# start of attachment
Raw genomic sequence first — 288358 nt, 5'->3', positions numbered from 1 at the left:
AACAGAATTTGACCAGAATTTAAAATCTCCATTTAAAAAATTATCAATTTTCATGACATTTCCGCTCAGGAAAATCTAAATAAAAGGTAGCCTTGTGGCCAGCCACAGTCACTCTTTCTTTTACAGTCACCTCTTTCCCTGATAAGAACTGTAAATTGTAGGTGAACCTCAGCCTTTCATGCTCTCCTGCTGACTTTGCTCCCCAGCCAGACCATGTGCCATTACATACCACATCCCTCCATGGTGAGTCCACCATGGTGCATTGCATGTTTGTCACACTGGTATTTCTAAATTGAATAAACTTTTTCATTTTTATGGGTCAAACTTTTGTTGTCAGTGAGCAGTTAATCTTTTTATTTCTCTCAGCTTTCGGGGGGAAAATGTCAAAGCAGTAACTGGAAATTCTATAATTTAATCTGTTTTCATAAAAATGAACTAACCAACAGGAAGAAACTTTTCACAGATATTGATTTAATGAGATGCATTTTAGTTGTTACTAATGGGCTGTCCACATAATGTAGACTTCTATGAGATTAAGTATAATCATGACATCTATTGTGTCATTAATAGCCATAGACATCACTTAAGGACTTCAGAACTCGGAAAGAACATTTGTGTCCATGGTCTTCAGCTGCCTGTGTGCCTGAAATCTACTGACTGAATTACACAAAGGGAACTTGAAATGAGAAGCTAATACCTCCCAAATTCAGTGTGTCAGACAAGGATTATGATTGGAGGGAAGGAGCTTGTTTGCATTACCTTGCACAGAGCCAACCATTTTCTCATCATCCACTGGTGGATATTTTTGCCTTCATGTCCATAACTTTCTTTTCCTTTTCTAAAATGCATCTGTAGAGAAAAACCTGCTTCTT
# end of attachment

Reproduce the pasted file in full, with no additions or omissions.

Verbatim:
Raw genomic sequence first — 288358 nt, 5'->3', positions numbered from 1 at the left:
AACAGAATTTGACCAGAATTTAAAATCTCCATTTAAAAAATTATCAATTTTCATGACATTTCCGCTCAGGAAAATCTAAATAAAAGGTAGCCTTGTGGCCAGCCACAGTCACTCTTTCTTTTACAGTCACCTCTTTCCCTGATAAGAACTGTAAATTGTAGGTGAACCTCAGCCTTTCATGCTCTCCTGCTGACTTTGCTCCCCAGCCAGACCATGTGCCATTACATACCACATCCCTCCATGGTGAGTCCACCATGGTGCATTGCATGTTTGTCACACTGGTATTTCTAAATTGAATAAACTTTTTCATTTTTATGGGTCAAACTTTTGTTGTCAGTGAGCAGTTAATCTTTTTATTTCTCTCAGCTTTCGGGGGGAAAATGTCAAAGCAGTAACTGGAAATTCTATAATTTAATCTGTTTTCATAAAAATGAACTAACCAACAGGAAGAAACTTTTCACAGATATTGATTTAATGAGATGCATTTTAGTTGTTACTAATGGGCTGTCCACATAATGTAGACTTCTATGAGATTAAGTATAATCATGACATCTATTGTGTCATTAATAGCCATAGACATCACTTAAGGACTTCAGAACTCGGAAAGAACATTTGTGTCCATGGTCTTCAGCTGCCTGTGTGCCTGAAATCTACTGACTGAATTACACAAAGGGAACTTGAAATGAGAAGCTAATACCTCCCAAATTCAGTGTGTCAGACAAGGATTATGATTGGAGGGAAGGAGCTTGTTTGCATTACCTTGCACAGAGCCAACCATTTTCTCATCATCCACTGGTGGATATTTTTGCCTTCATGTCCATAACTTTCTTTTCCTTTTCTAAAATGCATCTGTAGAGAAAAACCTGCTTCTT